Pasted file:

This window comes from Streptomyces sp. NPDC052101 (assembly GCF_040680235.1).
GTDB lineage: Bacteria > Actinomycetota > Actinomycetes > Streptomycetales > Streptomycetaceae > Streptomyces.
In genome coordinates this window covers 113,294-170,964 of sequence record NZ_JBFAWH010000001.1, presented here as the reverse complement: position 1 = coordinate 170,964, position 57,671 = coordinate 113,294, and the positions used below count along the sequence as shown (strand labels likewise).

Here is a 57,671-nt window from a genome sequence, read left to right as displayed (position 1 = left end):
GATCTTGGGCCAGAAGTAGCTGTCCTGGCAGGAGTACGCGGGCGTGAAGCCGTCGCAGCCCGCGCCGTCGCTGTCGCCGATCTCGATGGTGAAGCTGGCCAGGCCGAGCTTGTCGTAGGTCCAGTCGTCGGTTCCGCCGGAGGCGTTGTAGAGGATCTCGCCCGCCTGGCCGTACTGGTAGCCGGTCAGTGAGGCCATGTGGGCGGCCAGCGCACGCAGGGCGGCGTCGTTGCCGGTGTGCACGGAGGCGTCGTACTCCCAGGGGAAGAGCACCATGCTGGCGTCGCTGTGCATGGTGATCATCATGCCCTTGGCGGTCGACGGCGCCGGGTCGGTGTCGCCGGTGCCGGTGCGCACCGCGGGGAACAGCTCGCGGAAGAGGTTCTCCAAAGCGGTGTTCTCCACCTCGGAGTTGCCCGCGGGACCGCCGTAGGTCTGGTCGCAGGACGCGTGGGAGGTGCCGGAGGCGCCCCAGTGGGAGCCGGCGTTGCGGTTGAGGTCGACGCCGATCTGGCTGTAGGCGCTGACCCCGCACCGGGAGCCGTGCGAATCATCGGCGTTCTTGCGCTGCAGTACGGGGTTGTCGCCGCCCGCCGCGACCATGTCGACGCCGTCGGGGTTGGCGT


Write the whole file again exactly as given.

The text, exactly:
This window comes from Streptomyces sp. NPDC052101 (assembly GCF_040680235.1).
GTDB lineage: Bacteria > Actinomycetota > Actinomycetes > Streptomycetales > Streptomycetaceae > Streptomyces.
In genome coordinates this window covers 113,294-170,964 of sequence record NZ_JBFAWH010000001.1, presented here as the reverse complement: position 1 = coordinate 170,964, position 57,671 = coordinate 113,294, and the positions used below count along the sequence as shown (strand labels likewise).

Here is a 57,671-nt window from a genome sequence, read left to right as displayed (position 1 = left end):
GATCTTGGGCCAGAAGTAGCTGTCCTGGCAGGAGTACGCGGGCGTGAAGCCGTCGCAGCCCGCGCCGTCGCTGTCGCCGATCTCGATGGTGAAGCTGGCCAGGCCGAGCTTGTCGTAGGTCCAGTCGTCGGTTCCGCCGGAGGCGTTGTAGAGGATCTCGCCCGCCTGGCCGTACTGGTAGCCGGTCAGTGAGGCCATGTGGGCGGCCAGCGCACGCAGGGCGGCGTCGTTGCCGGTGTGCACGGAGGCGTCGTACTCCCAGGGGAAGAGCACCATGCTGGCGTCGCTGTGCATGGTGATCATCATGCCCTTGGCGGTCGACGGCGCCGGGTCGGTGTCGCCGGTGCCGGTGCGCACCGCGGGGAACAGCTCGCGGAAGAGGTTCTCCAAAGCGGTGTTCTCCACCTCGGAGTTGCCCGCGGGACCGCCGTAGGTCTGGTCGCAGGACGCGTGGGAGGTGCCGGAGGCGCCCCAGTGGGAGCCGGCGTTGCGGTTGAGGTCGACGCCGATCTGGCTGTAGGCGCTGACCCCGCACCGGGAGCCGTGCGAATCATCGGCGTTCTTGCGCTGCAGTACGGGGTTGTCGCCGCCCGCCGCGACCATGTCGACGCCGTCGGGGTTGGCGT